Translated by Stephen MacKenna and B. S. Page.
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Art, then, creating in the image of its own nature and content, and working by the Idea or Reason-Principle of the beautiful object it is to produce, must itself be beautiful in a far higher and purer degree since it is the seat and source of that beauty, indwelling in the art, which must naturally be more complete than any comeliness of the external. In the degree in which the beauty is diffused by entering into matter, it is so much the weaker than that concentrated in unity; everything that reaches outwards is the less for it, strength less strong, heat less hot, every power less potent, and so beauty less beautiful.
Then again every prime cause must be, within itself, more powerful than its effect can be: the musical does not derive from an unmusical source but from music; and so the art exhibited in the material work derives from an art yet higher.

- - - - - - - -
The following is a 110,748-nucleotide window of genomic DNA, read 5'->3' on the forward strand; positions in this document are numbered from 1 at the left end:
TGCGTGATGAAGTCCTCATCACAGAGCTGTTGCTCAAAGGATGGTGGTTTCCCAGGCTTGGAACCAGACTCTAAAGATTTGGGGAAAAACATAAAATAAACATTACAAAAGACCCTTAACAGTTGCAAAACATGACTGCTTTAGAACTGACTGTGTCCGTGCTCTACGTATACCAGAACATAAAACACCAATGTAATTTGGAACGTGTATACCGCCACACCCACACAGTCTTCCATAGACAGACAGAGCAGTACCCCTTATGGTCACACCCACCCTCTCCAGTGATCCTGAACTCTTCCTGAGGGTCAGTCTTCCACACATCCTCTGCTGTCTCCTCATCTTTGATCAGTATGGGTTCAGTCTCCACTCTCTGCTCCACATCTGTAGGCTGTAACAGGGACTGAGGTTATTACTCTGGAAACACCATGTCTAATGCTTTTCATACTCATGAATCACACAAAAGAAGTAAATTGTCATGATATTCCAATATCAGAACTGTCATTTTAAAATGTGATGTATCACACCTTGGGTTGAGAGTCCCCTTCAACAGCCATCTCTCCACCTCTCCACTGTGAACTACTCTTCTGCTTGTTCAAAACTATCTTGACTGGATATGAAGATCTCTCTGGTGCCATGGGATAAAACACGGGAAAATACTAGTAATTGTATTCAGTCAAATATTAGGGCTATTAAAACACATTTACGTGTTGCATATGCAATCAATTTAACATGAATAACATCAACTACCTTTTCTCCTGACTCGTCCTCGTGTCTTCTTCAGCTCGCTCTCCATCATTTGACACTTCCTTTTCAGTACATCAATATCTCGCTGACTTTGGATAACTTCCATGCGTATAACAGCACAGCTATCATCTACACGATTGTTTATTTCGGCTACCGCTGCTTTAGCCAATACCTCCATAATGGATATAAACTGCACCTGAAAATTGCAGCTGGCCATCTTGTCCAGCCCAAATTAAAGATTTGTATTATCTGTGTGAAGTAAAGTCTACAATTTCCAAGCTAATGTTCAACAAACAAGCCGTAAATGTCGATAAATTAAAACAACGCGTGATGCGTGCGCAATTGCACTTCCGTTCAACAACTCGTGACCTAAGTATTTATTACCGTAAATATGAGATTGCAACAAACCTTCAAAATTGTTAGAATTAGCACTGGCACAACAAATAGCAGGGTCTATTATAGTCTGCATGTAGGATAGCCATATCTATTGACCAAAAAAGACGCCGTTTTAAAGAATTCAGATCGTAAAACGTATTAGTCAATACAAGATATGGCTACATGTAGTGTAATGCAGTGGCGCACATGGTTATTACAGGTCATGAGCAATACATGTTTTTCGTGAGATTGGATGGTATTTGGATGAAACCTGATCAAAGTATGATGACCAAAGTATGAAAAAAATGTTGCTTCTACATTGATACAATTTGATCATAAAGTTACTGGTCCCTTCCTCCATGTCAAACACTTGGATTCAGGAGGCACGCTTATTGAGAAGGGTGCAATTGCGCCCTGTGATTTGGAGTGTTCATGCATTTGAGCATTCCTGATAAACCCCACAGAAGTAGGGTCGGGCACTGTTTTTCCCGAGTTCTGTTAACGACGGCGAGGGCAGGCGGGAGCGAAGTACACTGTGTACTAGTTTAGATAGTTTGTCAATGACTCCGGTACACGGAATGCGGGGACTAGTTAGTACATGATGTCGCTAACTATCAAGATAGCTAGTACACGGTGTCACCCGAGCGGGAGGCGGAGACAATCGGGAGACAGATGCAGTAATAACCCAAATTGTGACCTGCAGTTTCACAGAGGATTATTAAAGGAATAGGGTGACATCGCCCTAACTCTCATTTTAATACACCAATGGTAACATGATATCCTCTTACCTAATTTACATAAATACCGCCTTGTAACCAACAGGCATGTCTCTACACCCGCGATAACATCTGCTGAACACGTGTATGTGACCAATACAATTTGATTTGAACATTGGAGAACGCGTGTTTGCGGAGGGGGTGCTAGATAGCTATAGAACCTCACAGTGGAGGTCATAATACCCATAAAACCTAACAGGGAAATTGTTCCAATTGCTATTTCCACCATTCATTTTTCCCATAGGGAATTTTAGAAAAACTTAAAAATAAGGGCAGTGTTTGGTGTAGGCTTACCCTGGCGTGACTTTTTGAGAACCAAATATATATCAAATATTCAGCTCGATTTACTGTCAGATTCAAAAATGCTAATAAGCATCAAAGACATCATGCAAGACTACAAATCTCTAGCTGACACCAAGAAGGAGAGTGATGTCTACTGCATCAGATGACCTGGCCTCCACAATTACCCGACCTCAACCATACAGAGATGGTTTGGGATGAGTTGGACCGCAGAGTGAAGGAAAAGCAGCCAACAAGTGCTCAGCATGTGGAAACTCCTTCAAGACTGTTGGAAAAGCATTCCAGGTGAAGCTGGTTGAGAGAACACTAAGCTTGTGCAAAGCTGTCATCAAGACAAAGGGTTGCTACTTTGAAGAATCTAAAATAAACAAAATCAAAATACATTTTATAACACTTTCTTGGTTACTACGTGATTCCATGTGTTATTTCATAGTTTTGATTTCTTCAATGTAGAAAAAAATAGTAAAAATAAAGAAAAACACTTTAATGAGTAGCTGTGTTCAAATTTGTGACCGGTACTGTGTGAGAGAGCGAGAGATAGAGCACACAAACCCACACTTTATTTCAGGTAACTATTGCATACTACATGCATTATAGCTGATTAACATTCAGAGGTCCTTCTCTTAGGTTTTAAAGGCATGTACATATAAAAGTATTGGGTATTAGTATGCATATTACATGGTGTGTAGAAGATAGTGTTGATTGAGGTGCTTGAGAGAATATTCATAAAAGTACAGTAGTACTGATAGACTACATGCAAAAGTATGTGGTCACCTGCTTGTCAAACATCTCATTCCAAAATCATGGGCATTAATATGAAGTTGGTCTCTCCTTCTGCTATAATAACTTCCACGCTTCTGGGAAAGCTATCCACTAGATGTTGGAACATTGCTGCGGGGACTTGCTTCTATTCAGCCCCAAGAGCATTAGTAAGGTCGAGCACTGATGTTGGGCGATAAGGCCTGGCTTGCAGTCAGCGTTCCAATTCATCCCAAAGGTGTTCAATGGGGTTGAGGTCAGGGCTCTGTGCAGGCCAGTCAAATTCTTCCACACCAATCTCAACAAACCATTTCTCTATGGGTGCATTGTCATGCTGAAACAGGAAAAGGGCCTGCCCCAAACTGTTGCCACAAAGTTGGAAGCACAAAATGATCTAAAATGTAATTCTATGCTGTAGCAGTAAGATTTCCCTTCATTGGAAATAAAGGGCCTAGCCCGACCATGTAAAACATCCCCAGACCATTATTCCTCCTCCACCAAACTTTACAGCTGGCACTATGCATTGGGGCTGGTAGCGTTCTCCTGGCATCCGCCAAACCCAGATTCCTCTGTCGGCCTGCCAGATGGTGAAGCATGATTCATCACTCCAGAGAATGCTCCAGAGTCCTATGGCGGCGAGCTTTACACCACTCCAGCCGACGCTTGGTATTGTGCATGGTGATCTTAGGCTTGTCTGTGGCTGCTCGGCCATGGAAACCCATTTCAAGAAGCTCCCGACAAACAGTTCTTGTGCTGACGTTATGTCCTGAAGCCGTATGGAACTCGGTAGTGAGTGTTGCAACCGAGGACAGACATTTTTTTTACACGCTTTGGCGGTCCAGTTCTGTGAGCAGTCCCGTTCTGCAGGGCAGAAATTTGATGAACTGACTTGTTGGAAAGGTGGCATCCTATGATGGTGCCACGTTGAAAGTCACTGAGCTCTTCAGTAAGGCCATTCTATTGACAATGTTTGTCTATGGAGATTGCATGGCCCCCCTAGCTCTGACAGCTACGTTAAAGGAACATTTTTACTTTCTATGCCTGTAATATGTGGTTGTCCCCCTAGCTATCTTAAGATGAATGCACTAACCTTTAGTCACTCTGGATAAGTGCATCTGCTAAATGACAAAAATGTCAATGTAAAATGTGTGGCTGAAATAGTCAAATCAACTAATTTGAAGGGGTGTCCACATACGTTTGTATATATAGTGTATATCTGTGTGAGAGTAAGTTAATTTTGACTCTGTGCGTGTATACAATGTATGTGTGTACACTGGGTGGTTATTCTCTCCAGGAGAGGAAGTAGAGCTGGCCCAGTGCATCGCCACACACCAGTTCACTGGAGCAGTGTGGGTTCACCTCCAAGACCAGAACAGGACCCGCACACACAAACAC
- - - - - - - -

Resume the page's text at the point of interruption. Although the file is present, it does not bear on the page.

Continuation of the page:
Still the arts are not to be slighted on the ground that they create by imitation of natural objects; for, to begin with, these natural objects are themselves imitations; then, we must recognise that they give no bare reproduction of the thing seen but go back to the Ideas from which Nature itself derives, and, furthermore, that much of their work is all their own; they are holders of beauty and add where nature is lacking. Thus Pheidias wrought the Zeus upon no model among things of sense but by apprehending what form Zeus must take if he chose to become manifest to sight.
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